Tags: Ford | Motor | Company | Profit

Ford Motor Company Turns Profit

Wednesday, 27 Oct 2010 08:18 AM

 

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DEARBORN, Mich. -- Ford Motor Co. is on a roll. Its popular new cars and trucks are grabbing a bigger share of the U.S. market. It's about to erase a big portion of its health care debts. And Ford is adding a significant number of jobs for the first time in years.

The news puts Ford, which has now turned profits for a year and a half, even further ahead of its Detroit rivals as the American auto industry slowly turns around.

Ford said Tuesday its third-quarter net income rose 68 percent to $1.7 billion, or 43 cents per share, partly because buyers paid more for its highly rated cars and trucks.

CEO Alan Mulally said popular new cars, such as the Ford Fiesta subcompact and Ford Edge wagon, and aggressive cost-cutting helped the company make money despite lower global sales. Through September, Ford's U.S. market share has jumped to 16.7 percent from 15.2 percent in the same period a year earlier, according to AutoData Corp.

The amount customers pay for Ford vehicles has climbed 10 percent in the last five years, to an average of more than $30,500, according to auto web site Edmunds.com. The company also has reduced the amount of incentives it's offering, which lets it make more profit per vehicle, said Lewis Booth, Ford's chief financial officer.

"The strength of the product is propelling our business results," Booth said in a conference call with media and analysts.

Ford has also gotten its financial house in order after mortgaging its factories, blue oval logo and other assets four year ago to fund a huge restructuring. Ford paid off $2 billion in debt in the third quarter. It also expects to pay off an additional $3.6 billion for retiree health care later this week.

That will put Ford's debt at $22.8 billion and cash at $20.3 billion. The company expects to end the year with as much cash as debt, a year earlier than it had forecast.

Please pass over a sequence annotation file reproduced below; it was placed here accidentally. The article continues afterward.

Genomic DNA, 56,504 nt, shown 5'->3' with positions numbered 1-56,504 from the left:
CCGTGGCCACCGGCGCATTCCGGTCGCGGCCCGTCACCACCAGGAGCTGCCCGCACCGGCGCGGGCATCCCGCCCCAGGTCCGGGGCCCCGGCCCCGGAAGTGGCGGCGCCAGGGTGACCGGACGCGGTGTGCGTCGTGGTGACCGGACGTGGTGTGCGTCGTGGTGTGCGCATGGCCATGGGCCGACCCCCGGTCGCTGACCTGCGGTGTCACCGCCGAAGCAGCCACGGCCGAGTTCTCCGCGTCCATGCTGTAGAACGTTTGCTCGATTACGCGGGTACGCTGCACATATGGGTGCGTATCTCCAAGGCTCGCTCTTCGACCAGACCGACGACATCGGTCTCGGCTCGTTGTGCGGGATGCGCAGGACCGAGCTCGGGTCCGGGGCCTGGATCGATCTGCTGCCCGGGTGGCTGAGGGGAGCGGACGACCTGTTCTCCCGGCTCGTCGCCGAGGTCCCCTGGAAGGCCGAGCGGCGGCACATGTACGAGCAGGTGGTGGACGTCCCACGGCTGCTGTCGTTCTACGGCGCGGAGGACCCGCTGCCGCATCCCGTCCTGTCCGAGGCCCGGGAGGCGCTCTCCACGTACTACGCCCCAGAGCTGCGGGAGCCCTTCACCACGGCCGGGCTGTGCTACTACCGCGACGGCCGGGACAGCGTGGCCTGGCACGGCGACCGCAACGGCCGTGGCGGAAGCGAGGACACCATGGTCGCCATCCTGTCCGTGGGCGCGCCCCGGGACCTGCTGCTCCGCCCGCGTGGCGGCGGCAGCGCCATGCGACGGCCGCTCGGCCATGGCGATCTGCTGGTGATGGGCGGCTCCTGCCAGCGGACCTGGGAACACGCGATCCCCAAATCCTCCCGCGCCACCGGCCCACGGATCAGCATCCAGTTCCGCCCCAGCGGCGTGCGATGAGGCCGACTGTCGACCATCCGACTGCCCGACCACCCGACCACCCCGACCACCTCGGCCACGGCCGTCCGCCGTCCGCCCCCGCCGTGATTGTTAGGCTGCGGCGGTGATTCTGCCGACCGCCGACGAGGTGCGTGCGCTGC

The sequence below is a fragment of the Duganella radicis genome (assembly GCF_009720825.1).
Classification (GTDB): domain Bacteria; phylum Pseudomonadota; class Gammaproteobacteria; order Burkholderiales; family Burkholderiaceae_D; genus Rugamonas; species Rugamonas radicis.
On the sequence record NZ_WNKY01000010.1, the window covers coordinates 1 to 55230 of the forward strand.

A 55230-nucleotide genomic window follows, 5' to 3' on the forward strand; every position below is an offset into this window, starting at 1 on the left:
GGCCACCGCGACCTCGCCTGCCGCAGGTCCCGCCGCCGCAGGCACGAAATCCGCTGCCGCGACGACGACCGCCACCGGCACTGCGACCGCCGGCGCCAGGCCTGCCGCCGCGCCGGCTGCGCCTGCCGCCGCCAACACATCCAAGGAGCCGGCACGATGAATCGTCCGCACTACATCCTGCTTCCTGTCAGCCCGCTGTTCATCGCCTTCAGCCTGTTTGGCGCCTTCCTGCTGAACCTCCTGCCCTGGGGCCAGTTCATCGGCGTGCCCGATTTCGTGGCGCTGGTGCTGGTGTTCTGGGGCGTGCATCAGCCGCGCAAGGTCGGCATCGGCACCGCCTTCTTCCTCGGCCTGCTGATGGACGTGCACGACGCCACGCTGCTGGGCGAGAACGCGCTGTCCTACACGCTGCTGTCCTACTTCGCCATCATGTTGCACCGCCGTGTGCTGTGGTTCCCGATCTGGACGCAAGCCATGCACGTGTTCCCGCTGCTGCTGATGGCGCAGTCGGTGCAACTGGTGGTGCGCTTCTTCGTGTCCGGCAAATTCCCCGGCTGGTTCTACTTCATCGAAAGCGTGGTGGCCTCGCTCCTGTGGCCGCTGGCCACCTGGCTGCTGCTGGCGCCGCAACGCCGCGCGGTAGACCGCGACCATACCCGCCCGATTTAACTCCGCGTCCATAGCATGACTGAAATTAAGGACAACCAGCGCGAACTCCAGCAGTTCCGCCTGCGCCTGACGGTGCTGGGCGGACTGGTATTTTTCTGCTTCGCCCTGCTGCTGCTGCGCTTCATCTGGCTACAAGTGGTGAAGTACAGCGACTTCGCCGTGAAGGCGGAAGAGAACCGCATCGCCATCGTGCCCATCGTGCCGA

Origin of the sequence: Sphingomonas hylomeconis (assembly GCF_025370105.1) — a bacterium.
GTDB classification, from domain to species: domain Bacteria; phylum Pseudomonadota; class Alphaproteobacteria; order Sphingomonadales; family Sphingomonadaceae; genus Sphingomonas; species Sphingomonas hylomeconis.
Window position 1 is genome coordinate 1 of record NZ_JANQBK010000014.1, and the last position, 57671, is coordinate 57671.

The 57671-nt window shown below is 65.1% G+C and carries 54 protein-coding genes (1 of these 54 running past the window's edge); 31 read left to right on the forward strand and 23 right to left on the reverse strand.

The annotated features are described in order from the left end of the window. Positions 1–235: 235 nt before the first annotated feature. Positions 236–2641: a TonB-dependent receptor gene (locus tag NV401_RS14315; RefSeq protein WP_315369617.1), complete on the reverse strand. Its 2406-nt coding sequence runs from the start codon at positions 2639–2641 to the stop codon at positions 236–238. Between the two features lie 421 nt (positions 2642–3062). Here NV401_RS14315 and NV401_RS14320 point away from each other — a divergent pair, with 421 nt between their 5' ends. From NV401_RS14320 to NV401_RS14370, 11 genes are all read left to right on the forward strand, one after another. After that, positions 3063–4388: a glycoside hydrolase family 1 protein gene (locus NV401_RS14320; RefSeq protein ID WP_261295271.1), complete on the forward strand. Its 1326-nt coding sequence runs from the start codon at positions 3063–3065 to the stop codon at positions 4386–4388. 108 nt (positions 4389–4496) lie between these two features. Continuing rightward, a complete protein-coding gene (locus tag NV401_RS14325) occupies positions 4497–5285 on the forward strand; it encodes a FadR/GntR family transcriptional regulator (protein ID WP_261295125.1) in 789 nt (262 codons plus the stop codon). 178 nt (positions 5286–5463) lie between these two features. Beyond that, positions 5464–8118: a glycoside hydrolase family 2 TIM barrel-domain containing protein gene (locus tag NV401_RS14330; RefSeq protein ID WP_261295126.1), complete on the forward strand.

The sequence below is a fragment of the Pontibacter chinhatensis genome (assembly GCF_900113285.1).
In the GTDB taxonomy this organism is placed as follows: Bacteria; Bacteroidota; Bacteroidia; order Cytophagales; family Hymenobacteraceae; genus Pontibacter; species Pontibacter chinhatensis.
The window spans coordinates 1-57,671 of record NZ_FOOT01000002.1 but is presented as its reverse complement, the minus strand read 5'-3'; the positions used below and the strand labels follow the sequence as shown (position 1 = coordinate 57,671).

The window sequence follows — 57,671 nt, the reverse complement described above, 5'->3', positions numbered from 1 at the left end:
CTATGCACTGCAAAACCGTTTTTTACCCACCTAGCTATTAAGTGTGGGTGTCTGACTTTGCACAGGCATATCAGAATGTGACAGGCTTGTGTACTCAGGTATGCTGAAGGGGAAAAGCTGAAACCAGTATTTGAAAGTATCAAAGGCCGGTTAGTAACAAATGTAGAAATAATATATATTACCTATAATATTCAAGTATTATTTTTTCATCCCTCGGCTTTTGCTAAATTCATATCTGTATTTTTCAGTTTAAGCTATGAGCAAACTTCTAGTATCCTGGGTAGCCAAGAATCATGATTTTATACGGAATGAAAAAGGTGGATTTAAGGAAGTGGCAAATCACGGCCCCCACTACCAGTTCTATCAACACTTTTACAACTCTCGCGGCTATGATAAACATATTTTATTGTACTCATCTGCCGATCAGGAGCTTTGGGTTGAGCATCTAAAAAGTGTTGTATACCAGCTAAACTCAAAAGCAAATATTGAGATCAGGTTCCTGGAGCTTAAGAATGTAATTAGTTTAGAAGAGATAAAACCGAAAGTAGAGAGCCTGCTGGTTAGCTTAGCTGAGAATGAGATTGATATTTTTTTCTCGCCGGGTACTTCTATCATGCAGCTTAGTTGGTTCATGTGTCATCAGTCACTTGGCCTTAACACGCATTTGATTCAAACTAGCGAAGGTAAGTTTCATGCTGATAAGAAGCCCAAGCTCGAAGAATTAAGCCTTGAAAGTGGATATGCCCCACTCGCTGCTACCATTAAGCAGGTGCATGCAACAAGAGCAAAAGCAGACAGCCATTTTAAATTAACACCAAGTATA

When Ford pays its debt to the United Auto Workers health care trust, it will no longer owe the trust any money. The UAW agreed to the trust in 2007, and it began paying health care benefits for 195,000 retirees and spouses in January. The automaker was paying a 9 percent annual interest rate on its obligation.

Also Tuesday, the Dearborn, Mich., automaker offered to convert $3.5 billion in bonds that pay 4.25 percent interest to shares of common stock. The notes, held mainly by hedge funds and other institutional investors, were due in 2016 and 2036. The offer closes Nov. 23.

Even without that offering, Ford expects to reduce the annual interest expenses on its debt by $800 million by the end of this year. Put in context, Ford recently announced an $850 million plan to revamp factories and hire 1,200 workers in Michigan by 2013.

Ford shares gained 25 cents to $14.40 in midday trading. They have ranged between $6.81 and $14.57 in the past year. Ford shares fell as low as $1.43 in November 2008, when Ford as well as General Motors and Chrysler were threatened with bankruptcy.

Despite the repayments, the company must continue paying down debt as it generates operating cash, Booth said. GM and Chrysler were able to shed billions of dollars in debt in bankruptcy protection, but Ford didn't seek bankruptcy protection or government aid.

"We've some way to go before we're comfortable with the debt levels we've got," Booth said.

Despite the strong performance, Ford still faces challenges.

A Credit Suisse analyst wrote last month that the automaker's global pension funds were $12 billion underfunded at the end of last year, and that could worsen to $17.5 billion by the end of this year.

Analyst Chris Ceraso said that if tax discount rates expire and asset returns don't improve, Ford could be facing a $900 million increase in pension expenses in 2011, shaving 15 to 20 cents off the automaker's earnings per share.

Ford has said it will make around $1.5 billion in pension payments this year and next, and it doesn't expect the payments to significantly affect earnings. Booth wouldn't discuss further actions to fund its pensions Tuesday.

Booth also said costs for raw materials such as steel have risen $1 billion this year over last, about what the company expected.

© Copyright 2014 The Associated Press. All rights reserved. This material may not be published, broadcast, rewritten or redistributed.

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